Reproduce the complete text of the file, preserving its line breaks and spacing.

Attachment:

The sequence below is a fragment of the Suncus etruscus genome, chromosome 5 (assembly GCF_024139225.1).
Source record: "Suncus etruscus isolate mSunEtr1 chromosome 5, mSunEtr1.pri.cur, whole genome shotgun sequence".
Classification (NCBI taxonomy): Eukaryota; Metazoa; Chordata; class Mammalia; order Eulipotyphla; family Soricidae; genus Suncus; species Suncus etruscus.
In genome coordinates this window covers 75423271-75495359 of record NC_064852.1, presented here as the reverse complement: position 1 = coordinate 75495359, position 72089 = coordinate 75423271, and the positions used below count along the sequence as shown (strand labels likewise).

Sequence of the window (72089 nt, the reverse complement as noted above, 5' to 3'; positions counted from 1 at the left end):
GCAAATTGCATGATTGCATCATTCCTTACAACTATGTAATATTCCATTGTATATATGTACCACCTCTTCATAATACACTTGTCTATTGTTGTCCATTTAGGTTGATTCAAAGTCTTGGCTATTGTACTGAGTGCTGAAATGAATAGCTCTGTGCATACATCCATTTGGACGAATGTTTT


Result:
The sequence below is a fragment of the Suncus etruscus genome, chromosome 5 (assembly GCF_024139225.1).
Source record: "Suncus etruscus isolate mSunEtr1 chromosome 5, mSunEtr1.pri.cur, whole genome shotgun sequence".
Classification (NCBI taxonomy): Eukaryota; Metazoa; Chordata; class Mammalia; order Eulipotyphla; family Soricidae; genus Suncus; species Suncus etruscus.
In genome coordinates this window covers 75423271-75495359 of record NC_064852.1, presented here as the reverse complement: position 1 = coordinate 75495359, position 72089 = coordinate 75423271, and the positions used below count along the sequence as shown (strand labels likewise).

Sequence of the window (72089 nt, the reverse complement as noted above, 5' to 3'; positions counted from 1 at the left end):
GCAAATTGCATGATTGCATCATTCCTTACAACTATGTAATATTCCATTGTATATATGTACCACCTCTTCATAATACACTTGTCTATTGTTGTCCATTTAGGTTGATTCAAAGTCTTGGCTATTGTACTGAGTGCTGAAATGAATAGCTCTGTGCATACATCCATTTGGACGAATGTTTT